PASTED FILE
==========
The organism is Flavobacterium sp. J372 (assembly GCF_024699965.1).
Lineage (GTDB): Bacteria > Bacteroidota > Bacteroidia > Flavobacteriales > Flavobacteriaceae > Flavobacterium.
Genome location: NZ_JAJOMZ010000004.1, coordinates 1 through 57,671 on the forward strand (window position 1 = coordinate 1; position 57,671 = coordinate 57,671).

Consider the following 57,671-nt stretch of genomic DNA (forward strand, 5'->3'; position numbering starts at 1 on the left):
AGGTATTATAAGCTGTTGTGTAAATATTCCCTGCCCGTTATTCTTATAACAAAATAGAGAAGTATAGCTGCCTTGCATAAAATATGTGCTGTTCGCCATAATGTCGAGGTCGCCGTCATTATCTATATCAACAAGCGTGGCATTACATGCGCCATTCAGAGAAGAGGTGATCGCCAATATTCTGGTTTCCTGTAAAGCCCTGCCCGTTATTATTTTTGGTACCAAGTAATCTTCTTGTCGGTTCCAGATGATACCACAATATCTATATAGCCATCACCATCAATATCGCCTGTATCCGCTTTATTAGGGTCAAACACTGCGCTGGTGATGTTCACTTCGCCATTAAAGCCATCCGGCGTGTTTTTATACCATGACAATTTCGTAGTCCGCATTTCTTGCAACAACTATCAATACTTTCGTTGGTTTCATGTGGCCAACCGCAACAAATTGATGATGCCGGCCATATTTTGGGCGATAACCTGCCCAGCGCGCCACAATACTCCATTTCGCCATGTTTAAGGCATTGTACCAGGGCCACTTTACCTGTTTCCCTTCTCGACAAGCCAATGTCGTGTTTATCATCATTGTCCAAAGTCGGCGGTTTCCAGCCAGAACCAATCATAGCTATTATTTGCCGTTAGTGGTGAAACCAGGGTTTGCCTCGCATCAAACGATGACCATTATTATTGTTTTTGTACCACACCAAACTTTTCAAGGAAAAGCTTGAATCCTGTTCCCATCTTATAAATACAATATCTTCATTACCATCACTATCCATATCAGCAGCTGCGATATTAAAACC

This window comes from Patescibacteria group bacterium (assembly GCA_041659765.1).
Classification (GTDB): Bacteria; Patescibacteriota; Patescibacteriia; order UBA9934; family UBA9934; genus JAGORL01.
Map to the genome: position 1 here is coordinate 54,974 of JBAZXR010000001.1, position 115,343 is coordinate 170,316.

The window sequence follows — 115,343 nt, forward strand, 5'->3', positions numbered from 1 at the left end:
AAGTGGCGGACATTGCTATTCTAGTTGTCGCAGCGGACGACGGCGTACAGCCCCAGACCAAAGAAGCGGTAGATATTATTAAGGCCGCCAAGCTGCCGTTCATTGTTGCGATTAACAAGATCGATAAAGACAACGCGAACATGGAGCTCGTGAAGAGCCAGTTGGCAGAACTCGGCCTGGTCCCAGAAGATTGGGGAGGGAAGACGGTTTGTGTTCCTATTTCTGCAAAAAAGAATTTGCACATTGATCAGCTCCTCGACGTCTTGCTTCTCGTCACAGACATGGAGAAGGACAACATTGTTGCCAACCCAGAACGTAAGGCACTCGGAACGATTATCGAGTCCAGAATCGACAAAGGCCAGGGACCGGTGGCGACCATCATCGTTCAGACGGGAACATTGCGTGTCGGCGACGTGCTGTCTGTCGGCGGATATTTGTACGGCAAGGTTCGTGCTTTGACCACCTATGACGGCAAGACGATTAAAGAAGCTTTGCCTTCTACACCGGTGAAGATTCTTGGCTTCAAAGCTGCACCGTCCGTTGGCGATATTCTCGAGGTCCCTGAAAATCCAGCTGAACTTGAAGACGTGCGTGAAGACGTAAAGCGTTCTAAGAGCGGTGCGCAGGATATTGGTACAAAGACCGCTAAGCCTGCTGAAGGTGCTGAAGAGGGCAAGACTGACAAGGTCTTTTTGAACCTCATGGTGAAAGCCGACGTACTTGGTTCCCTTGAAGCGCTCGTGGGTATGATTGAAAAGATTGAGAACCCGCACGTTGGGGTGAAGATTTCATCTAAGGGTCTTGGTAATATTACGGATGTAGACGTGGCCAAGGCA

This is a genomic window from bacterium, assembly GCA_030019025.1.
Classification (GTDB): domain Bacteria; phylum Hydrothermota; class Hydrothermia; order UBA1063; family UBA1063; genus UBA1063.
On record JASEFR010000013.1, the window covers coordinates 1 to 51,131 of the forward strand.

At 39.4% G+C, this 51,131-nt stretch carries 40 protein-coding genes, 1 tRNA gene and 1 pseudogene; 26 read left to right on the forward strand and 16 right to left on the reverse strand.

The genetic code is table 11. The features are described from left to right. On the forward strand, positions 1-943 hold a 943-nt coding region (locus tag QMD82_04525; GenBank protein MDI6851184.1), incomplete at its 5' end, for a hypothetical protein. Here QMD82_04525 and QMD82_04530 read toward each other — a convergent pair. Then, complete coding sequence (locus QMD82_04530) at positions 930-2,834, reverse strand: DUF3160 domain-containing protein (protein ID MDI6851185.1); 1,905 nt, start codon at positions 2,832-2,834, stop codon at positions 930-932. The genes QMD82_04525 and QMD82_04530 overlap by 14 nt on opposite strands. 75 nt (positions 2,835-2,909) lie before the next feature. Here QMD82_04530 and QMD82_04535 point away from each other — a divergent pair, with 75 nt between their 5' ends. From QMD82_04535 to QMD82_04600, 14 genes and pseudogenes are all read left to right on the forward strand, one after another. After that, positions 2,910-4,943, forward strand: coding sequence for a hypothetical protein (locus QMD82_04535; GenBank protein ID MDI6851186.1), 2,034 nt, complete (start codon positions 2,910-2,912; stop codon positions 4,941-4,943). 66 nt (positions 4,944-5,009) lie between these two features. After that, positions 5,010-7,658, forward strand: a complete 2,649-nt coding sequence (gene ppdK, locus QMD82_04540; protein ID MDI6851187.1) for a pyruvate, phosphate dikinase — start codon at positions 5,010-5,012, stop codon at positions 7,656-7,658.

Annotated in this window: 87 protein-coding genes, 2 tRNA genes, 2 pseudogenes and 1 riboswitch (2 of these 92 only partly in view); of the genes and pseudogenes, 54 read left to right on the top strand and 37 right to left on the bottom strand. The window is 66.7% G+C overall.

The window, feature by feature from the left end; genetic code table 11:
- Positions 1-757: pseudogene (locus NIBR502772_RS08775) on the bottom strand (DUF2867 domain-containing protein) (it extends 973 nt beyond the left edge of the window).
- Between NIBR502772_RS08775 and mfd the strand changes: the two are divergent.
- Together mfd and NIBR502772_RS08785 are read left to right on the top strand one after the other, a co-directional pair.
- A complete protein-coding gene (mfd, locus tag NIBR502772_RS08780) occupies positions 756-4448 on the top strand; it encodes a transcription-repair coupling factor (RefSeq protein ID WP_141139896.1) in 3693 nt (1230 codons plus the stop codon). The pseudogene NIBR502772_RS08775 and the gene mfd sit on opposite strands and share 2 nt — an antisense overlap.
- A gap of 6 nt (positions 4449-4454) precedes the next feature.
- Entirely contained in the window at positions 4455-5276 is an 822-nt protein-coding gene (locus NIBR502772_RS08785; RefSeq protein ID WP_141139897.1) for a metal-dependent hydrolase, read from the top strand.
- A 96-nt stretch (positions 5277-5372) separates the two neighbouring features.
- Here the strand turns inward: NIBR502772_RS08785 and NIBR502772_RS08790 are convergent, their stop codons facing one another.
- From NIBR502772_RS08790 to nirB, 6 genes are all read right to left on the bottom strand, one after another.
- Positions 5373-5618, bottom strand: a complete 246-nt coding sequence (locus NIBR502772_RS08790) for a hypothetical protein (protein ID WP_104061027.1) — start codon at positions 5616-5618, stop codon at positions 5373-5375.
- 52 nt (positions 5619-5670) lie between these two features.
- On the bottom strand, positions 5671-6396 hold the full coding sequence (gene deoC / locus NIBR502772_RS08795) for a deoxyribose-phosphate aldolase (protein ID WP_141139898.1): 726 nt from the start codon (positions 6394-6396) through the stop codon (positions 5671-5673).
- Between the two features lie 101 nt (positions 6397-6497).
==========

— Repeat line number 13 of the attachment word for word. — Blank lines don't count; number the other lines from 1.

On record JASEFR010000013.1, the window covers coordinates 1 to 51,131 of the forward strand.